Performance, as is to be expected (or rather hoped) for the price point, is excellent. There has been some talk on Fragrantica and Basenotes of reformulation, but my 2020 bottle of Naxos performs beautifully.
Longevity is very much above average on my skin, even exceptional.
Three sprays net me nine to ten hours of solid longevity on my skin, possibly even more. It is very strong, so I would recommend dialing down the sprays for this one. However, if you’d like even more longevity, four to five sprays or more could potentially give you twelve to fourteen hours of longevity on skin, and longer on fabric.
That’s more than enough longevity for me.
Projection & Sillage
Projection and sillage are similarly excellent. And while this is not some kind of miasmatic clubbing fragrance à la Jean Paul Gaultier’s Ultra Male or Dior’s Sauvage, it is nevertheless quite strong.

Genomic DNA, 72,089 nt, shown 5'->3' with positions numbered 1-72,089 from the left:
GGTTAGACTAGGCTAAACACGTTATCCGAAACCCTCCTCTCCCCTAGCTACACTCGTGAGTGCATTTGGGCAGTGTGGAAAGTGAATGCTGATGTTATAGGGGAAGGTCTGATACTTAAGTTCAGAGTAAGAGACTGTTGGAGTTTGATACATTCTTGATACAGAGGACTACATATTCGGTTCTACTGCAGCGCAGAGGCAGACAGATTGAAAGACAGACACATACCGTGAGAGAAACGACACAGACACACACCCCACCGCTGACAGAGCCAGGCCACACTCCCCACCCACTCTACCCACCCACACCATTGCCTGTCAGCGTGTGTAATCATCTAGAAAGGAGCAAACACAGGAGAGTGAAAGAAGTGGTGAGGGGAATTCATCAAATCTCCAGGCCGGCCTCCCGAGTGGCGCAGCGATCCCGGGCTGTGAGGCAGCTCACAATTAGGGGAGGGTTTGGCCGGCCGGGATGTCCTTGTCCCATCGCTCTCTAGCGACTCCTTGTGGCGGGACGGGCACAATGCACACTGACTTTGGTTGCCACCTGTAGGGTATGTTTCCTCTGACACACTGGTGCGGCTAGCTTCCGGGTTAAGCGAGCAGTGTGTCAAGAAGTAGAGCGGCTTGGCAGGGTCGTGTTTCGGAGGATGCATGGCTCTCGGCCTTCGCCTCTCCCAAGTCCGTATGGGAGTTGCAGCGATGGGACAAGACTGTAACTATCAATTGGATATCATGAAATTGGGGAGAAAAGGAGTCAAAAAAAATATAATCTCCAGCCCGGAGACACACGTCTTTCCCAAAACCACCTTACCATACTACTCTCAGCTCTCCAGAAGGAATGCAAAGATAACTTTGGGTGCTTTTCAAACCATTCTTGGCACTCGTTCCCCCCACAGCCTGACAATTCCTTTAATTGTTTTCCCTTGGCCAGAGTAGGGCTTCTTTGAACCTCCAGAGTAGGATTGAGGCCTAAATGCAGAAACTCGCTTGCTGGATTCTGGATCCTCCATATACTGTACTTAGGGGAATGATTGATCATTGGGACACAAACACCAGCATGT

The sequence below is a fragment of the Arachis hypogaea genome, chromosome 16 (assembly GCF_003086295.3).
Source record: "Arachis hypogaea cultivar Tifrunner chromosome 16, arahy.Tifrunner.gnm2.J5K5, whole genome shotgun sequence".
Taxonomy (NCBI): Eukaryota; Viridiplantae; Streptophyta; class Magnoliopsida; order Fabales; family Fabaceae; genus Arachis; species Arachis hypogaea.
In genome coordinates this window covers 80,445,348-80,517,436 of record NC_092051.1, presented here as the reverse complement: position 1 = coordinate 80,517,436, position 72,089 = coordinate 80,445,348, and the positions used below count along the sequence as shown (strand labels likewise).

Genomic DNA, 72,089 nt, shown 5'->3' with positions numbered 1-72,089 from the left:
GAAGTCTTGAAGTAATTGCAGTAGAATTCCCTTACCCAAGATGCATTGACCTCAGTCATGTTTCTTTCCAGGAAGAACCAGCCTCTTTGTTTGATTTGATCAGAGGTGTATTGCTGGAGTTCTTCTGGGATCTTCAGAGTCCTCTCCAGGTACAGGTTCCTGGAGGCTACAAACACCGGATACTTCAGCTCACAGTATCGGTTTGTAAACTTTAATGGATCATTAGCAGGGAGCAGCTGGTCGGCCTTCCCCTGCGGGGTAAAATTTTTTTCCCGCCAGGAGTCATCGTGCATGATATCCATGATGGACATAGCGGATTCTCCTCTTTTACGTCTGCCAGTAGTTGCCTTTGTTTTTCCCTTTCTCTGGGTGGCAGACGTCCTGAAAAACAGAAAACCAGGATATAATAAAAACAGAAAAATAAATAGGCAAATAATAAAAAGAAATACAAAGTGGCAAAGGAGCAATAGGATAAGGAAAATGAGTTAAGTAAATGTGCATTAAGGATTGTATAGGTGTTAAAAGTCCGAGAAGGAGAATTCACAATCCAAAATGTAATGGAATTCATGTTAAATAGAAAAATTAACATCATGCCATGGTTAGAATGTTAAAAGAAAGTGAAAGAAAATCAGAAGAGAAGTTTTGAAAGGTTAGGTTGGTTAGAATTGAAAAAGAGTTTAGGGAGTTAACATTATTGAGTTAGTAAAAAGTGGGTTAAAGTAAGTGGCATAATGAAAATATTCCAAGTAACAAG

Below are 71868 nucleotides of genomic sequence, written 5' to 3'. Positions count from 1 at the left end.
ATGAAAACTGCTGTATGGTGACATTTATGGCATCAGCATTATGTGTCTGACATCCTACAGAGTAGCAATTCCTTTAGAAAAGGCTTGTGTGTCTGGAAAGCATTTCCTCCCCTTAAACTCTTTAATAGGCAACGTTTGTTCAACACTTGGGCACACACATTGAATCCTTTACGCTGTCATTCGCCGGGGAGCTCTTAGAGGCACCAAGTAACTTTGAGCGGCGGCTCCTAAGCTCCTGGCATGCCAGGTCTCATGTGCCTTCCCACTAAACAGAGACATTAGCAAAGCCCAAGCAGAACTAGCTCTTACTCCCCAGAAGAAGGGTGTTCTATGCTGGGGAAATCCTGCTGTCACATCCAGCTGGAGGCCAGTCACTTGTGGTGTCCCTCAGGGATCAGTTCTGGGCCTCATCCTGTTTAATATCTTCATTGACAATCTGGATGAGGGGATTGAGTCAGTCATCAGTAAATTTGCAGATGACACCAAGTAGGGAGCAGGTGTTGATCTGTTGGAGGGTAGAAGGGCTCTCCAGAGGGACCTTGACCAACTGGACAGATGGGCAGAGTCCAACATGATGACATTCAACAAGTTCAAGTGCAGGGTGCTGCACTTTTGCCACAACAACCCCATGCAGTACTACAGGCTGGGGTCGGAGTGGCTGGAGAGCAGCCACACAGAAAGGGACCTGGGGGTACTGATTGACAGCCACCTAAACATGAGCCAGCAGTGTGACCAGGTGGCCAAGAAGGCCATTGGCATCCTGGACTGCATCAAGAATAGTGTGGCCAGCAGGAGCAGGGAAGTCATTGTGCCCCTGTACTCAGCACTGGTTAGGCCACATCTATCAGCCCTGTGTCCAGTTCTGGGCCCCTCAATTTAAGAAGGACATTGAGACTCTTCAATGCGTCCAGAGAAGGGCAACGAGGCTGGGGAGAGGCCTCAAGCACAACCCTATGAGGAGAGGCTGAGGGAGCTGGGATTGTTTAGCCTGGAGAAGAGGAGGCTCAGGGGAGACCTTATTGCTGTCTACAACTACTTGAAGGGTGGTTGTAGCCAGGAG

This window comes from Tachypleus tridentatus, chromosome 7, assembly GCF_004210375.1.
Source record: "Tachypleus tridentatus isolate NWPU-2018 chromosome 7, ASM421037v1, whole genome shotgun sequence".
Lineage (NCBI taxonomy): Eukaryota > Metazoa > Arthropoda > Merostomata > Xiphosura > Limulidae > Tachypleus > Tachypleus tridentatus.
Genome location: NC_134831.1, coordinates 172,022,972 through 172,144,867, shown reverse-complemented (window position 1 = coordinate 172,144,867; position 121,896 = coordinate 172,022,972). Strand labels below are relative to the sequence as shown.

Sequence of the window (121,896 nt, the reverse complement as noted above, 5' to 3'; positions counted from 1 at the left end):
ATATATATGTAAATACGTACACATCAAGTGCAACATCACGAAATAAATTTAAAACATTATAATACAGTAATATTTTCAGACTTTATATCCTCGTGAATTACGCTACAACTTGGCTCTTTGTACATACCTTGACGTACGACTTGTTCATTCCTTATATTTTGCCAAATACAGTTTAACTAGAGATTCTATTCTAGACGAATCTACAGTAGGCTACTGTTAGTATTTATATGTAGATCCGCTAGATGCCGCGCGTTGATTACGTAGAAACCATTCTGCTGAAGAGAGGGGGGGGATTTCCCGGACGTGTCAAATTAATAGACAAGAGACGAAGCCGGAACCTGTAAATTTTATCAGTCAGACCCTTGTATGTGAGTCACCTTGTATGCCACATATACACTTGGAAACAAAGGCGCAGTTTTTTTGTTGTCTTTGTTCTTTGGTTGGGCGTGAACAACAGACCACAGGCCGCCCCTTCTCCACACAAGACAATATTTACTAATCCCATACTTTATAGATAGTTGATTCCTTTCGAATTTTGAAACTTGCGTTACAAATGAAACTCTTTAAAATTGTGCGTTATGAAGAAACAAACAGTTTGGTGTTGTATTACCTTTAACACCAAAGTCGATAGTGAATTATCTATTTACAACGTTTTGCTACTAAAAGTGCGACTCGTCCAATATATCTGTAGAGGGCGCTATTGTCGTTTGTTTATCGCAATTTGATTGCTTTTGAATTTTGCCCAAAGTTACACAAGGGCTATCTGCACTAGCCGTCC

Three sprays give me three to four hours of consistent projection and a little bit less than arm’s length sillage. This is one of those fragrances that I can easily smell through my mask, even as I’m driving my motorcycle.
It might not fill up a room, but it will create a delicious bubble of scent around you, without doubt. Someone who comes close to you won’t fail to pick it up. Once, when I wore this to a play, a friend who was sitting two seats away from me said that she was consistently picking up whiffs of Naxos. This was probably around four or five hours after my initial application.
So, this is a strong puppy. I’d recommend that you keep it to two to three sprays.
Value For Money
Now a contentious point: value for money.
Naxos is a niche fragrance. If you’d like to know more about niche fragrances, feel free to take a quick gander here to find out what differentiates them from your Diors and Chanels. And if you’d read that article, you’ll know that niche fragrances tend to be more expensive than designer fragrances.
A 3.4 oz (100 ml) bottle of Naxos retails for €180, which is around $202 USD. That’s $2.02/ml. If you order online from Xerjoff Universe, you’ll have to factor in shipping outside of the EU, which, if I recall, is around $15; however, online orders of full bottles include a Xerjoff sample set. In stores, you might have to pay some additional tax as well.